In the example below we use the handy StratifiedKFold class from the scikit-learn Python machine learning library to split up the training dataset into 10 folds. The folds are stratified, meaning that the algorithm attempts to balance the number of instances of each class in each fold.

The example creates and evaluates 10 models using the 10 splits of the data and collects all of the scores. The verbose output for each epoch is turned off by passing verbose=0 to the fit() and evaluate() functions on the model.

The performance is printed for each model and it is stored. The average and standard deviation of the model performance is then printed at the end of the run to provide a robust estimate of model accuracy.

# MLP for Pima Indians Dataset with 10-fold cross validation
from keras.models import Sequential
from keras.layers import Dense
from sklearn.model_selection import StratifiedKFold
import numpy
# fix random seed for reproducibility
seed = 7
numpy.random.seed(seed)
# load pima indians dataset
dataset = numpy.loadtxt(“pima-indians-diabetes.csv”, delimiter=”,”)
# split into input (X) and output (Y) variables
X = dataset[:,0:8]
Y = dataset[:,8]
# define 10-fold cross validation test harness
kfold = StratifiedKFold(n_splits=10, shuffle=True, random_state=seed)
cvscores = []
for train, test in kfold.split(X, Y):
# create model
model = Sequential()
model.add(Dense(12, input_dim=8, activation=’relu’))
model.add(Dense(8, activation=’relu’))
model.add(Dense(1, activation=’sigmoid’))
# Compile model
model.compile(loss=’binary_crossentropy’, optimizer=’adam’, metrics=[‘accuracy’])
# Fit the model
model.fit(X[train], Y[train], epochs=150, batch_size=10, verbose=0)
# evaluate the model
scores = model.evaluate(X[test], Y[test], verbose=0)
print(“%s: %.2f%%” % (model.metrics_names[1], scores[1]*100))
cvscores.append(scores[1] * 100)
print(“%.2f%% (+/- %.2f%%)” % (numpy.mean(cvscores), numpy.std(cvscores)))

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# MLP for Pima Indians Dataset with 10-fold cross validation

from keras.models import Sequential

from keras.layers import Dense

from sklearn.model_selection import StratifiedKFold

import numpy

# fix random seed for reproducibility

seed = 7

numpy.random.seed(seed)

# load pima indians dataset

dataset = numpy.loadtxt(“pima-indians-diabetes.csv”, delimiter=”,”)

# split into input (X) and output (Y) variables

X = dataset[:,0:8]

Y = dataset[:,8]

# define 10-fold cross validation test harness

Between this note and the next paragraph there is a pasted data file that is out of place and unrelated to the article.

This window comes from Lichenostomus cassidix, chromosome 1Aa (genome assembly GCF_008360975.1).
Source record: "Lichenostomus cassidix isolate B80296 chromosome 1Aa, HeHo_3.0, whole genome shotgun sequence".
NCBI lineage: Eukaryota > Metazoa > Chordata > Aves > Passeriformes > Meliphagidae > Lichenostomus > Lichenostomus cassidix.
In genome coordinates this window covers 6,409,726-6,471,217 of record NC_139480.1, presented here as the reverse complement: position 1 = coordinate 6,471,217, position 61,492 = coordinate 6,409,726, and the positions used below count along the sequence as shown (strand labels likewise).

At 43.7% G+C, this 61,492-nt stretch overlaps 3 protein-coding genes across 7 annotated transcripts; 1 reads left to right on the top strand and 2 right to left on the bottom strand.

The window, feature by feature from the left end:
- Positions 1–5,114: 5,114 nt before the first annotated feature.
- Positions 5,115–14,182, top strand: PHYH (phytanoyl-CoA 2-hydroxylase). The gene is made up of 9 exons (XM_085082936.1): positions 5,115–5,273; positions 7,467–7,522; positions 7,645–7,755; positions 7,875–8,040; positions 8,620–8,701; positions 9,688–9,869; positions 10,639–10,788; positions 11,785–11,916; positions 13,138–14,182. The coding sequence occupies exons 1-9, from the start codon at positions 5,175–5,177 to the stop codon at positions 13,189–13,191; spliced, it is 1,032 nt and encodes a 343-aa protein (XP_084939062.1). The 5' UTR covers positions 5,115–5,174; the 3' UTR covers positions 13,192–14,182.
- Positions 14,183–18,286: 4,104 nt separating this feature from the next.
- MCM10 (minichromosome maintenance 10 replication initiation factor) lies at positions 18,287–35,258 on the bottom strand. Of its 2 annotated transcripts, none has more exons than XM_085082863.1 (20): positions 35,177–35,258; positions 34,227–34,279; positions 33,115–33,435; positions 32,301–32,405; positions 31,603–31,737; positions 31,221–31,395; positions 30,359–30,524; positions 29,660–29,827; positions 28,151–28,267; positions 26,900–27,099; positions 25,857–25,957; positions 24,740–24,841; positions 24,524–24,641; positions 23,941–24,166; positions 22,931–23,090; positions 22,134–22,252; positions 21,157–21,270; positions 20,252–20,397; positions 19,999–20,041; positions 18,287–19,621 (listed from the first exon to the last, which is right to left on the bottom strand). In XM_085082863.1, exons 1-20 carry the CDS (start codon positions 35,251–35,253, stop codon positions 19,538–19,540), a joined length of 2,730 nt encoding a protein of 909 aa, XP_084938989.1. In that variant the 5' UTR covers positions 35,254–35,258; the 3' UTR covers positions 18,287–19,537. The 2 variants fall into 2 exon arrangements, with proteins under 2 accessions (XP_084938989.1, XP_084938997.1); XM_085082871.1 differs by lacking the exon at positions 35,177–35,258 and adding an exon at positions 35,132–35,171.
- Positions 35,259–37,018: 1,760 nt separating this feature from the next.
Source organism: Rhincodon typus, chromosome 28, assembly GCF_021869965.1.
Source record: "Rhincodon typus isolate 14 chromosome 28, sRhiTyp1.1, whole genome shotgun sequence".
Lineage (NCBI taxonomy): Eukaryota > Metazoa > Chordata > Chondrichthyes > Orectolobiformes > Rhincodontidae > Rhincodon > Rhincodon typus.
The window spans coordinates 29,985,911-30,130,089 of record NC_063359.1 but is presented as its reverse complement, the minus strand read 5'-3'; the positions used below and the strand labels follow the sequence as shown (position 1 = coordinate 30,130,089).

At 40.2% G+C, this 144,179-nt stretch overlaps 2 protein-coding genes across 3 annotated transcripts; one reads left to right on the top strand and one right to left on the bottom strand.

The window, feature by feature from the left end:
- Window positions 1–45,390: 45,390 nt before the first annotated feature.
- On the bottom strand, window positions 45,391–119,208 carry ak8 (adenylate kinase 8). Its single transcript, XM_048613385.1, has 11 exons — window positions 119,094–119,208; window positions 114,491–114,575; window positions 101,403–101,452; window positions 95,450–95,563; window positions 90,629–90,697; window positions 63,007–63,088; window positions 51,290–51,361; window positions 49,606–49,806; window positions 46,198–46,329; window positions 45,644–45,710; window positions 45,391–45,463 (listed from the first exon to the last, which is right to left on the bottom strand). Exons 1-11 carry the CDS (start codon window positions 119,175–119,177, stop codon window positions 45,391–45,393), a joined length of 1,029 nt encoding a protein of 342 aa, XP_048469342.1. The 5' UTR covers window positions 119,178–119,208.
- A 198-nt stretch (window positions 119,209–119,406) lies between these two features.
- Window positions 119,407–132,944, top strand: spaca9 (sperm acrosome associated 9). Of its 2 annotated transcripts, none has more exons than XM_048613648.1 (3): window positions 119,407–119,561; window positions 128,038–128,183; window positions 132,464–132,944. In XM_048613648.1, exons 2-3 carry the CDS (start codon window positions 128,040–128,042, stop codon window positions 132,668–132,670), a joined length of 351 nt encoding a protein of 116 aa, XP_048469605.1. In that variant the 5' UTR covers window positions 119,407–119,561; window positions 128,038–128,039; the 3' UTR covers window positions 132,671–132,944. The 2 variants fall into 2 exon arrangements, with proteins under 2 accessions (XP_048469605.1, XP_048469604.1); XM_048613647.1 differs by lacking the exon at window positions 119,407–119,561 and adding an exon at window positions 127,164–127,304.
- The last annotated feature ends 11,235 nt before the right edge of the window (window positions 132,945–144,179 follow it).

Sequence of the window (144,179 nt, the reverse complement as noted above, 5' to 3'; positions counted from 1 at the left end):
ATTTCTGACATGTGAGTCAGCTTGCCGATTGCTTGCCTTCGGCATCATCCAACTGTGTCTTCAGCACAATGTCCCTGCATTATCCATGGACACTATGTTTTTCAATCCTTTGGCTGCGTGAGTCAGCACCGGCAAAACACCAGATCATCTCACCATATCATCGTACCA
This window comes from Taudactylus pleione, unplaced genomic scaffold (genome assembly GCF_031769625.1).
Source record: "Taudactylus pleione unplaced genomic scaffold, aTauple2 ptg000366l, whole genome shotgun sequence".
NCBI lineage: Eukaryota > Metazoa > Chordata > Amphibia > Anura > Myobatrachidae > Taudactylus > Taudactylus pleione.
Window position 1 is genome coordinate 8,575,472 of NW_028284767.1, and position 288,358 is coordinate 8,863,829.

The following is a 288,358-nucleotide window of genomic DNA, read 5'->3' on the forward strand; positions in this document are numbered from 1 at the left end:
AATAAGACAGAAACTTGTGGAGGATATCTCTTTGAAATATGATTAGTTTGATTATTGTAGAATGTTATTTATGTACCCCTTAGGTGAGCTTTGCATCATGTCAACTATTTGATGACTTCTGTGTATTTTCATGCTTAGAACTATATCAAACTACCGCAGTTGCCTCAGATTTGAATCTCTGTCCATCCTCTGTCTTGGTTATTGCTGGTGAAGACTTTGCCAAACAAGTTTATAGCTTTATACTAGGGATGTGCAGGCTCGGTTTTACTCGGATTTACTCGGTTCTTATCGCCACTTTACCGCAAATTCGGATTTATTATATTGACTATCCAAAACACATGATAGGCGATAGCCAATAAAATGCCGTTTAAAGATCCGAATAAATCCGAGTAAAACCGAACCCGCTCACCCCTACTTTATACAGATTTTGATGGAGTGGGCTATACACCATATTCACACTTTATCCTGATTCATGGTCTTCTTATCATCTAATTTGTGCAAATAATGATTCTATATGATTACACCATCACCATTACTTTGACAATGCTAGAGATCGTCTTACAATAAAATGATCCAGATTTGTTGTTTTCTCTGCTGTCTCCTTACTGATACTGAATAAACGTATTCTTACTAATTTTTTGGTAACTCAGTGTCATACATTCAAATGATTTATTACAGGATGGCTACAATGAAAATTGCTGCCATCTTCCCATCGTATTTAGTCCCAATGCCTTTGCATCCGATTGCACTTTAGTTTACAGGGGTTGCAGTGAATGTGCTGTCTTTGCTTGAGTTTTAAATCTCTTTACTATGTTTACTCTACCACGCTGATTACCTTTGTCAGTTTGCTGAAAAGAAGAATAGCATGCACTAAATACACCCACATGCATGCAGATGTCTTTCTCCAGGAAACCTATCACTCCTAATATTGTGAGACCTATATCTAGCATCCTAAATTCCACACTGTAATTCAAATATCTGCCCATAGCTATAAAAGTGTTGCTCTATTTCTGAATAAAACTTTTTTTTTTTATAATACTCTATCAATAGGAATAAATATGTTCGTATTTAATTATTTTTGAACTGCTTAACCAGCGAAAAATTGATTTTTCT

kfold = StratifiedKFold(n_splits=10, shuffle=True, random_state=seed)

cvscores = []

for train, test in kfold.split(X, Y):

  # create model

model = Sequential()

model.add(Dense(12, input_dim=8, activation=’relu’))

model.add(Dense(8, activation=’relu’))

model.add(Dense(1, activation=’sigmoid’))

# Compile model

model.compile(loss=’binary_crossentropy’, optimizer=’adam’, metrics=[‘accuracy’])

# Fit the model

model.fit(X[train], Y[train], epochs=150, batch_size=10, verbose=0)

# evaluate the model

scores = model.evaluate(X[test], Y[test], verbose=0)

print(“%s: %.2f%%” % (model.metrics_names[1], scores[1]*100))

cvscores.append(scores[1] * 100)

print(“%.2f%% (+/- %.2f%%)” % (numpy.mean(cvscores), numpy.std(cvscores)))

Running the example will take less than a minute and will produce the following output:

acc: 77.92%
acc: 68.83%
acc: 72.73%
acc: 64.94%
acc: 77.92%
acc: 35.06%
acc: 74.03%
acc: 68.83%
acc: 34.21%
acc: 72.37%
64.68% (+/- 15.50%)

acc: 77.92%

acc: 68.83%

acc: 72.73%

acc: 64.94%

acc: 77.92%

acc: 35.06%

acc: 74.03%

acc: 68.83%

acc: 34.21%

acc: 72.37%

64.68% (+/- 15.50%)

Summary

In this post you discovered the importance of having a robust way to estimate the performance of your deep learning models on unseen data.

You discovered three ways that you can estimate the performance of your deep learning models in Python using the Keras library:

  • Use Automatic Verification Datasets.
  • Use Manual Verification Datasets.
  • Use Manual k-Fold Cross Validation.

Do you have any questions about deep learning with Keras or this post? Ask your question in the comments and I will do my best to answer it.